They haven’t been beaten since September, with a league record of 25 games unbeaten. Lewandowski has been a revelation up front, scoring 20 league goals and seven assists, while Kagawa has 13 goals and six assists.

With a proven record of developing young talent – both from home and abroad, and the success of the past two seasons providing a platform to build upon, the future certainly looks bright, and they’ll very much be in the hunt for a third straight title next year – something not achieved since Bayern between 1999 and 2001.

Clarissa Judmann, of BVB Offside, described the factors of both the team’s resurgence, and this season’s league win. She said: “[Factors for Dortmund resurgence]: Getting the financial house in order, getting lucky on the transfer market – I don’t think that anyone would have predicted players like Kagawa and Piszczek to be such big successes – and we also made ourselves into one of the prime German addresses for young players. Jürgen Klopp is an excellent, excellent coach when it comes to working and motivating with a young team and he is one of the major factors of our success too. Overall, there is currently a coherent strategy being worked at Dortmund, which is a big draw for players.

“[The biggest factors this season have been]: The return to form of Shinji Kagawa after his injury, being able to substitute Sahin well with Bender, Kehl and Gündogan, keeping most of the team together, Lewandowski stepping up big time, and the early European exit probably helped.”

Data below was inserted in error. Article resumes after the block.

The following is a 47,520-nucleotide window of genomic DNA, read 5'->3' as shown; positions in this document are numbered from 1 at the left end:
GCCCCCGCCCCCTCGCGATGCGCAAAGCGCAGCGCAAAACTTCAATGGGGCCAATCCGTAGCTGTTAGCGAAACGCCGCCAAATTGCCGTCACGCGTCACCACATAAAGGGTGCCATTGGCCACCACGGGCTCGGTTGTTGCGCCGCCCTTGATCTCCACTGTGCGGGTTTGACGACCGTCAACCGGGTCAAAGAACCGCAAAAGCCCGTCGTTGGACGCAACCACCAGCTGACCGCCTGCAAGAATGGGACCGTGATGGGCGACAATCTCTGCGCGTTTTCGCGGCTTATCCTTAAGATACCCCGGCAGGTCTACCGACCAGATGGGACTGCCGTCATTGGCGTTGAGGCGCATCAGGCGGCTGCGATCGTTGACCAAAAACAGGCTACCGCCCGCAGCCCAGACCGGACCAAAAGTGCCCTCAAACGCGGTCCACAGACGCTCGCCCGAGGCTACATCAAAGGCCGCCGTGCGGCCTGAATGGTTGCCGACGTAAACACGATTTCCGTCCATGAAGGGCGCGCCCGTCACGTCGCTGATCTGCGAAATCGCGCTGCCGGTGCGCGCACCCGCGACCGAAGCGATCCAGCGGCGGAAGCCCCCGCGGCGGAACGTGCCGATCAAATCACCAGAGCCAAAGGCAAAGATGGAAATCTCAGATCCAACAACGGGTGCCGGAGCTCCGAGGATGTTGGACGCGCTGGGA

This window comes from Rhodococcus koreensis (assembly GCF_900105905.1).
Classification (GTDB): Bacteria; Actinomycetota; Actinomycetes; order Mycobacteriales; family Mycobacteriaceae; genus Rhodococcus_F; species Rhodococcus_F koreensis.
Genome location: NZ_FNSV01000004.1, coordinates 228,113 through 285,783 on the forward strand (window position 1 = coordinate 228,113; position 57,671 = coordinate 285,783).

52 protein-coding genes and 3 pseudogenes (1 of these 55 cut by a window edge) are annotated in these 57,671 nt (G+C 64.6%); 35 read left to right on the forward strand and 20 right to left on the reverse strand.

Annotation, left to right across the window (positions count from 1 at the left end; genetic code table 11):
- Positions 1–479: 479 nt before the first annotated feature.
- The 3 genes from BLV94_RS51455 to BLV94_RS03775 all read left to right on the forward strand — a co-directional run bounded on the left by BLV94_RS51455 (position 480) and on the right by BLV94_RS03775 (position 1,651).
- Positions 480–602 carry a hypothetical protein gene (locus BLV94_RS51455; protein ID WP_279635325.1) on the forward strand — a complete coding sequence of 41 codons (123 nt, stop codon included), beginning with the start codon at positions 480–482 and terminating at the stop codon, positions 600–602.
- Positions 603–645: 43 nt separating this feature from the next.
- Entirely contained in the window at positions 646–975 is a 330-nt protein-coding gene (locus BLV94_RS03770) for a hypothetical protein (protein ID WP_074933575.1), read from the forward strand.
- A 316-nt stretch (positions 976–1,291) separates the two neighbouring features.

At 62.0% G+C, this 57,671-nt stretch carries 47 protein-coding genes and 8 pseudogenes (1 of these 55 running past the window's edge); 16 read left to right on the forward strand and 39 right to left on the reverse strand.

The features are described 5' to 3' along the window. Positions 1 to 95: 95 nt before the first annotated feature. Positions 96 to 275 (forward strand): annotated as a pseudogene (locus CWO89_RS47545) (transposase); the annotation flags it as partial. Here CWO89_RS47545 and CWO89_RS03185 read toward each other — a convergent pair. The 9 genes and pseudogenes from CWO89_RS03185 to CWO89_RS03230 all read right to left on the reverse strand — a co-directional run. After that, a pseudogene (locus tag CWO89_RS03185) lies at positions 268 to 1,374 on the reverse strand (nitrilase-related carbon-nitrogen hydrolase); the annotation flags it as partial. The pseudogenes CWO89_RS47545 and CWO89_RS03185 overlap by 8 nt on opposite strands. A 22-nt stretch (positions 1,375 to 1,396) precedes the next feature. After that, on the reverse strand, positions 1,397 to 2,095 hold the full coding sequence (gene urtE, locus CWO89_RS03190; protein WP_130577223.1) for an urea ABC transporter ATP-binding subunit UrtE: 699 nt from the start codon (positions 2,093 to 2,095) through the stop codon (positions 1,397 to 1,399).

To read more about what the future holds for Dortmund, click here.

Podolski: Gonna be a Gunner?

Lukas Podolski is all set to leave the comforts of Koln for life in London this summer.

If reports are to be believed, then Podolski will join Arsenal for approximately £10.9m and £100k+ per week.

The big question is not necessarily whether he can cut it in the Premier League, but whether he can cut it at any club that isn’t FC Koln.

This is because a move to Arsenal won’t be the first time ‘Poldi’ has moved to a ‘big’ club; they won’t even be the biggest side he has left Koln for.

In 2006, following Die Geißböcke’s relegation to 2.Bundesliga, the frontman moved to Bayern Munich in a deal reportedly worth €10m.

At the same time, he was bursting on to the international scene, with some standout performances at the 2006 World Cup – including thee goals – helping Germany to third place and himself to the Best Young Player award.

While many struggle to replicate their club form for their country, it was the opposite for Podolski, as he failed to repeat his efforts for Germany in the colours of Munich.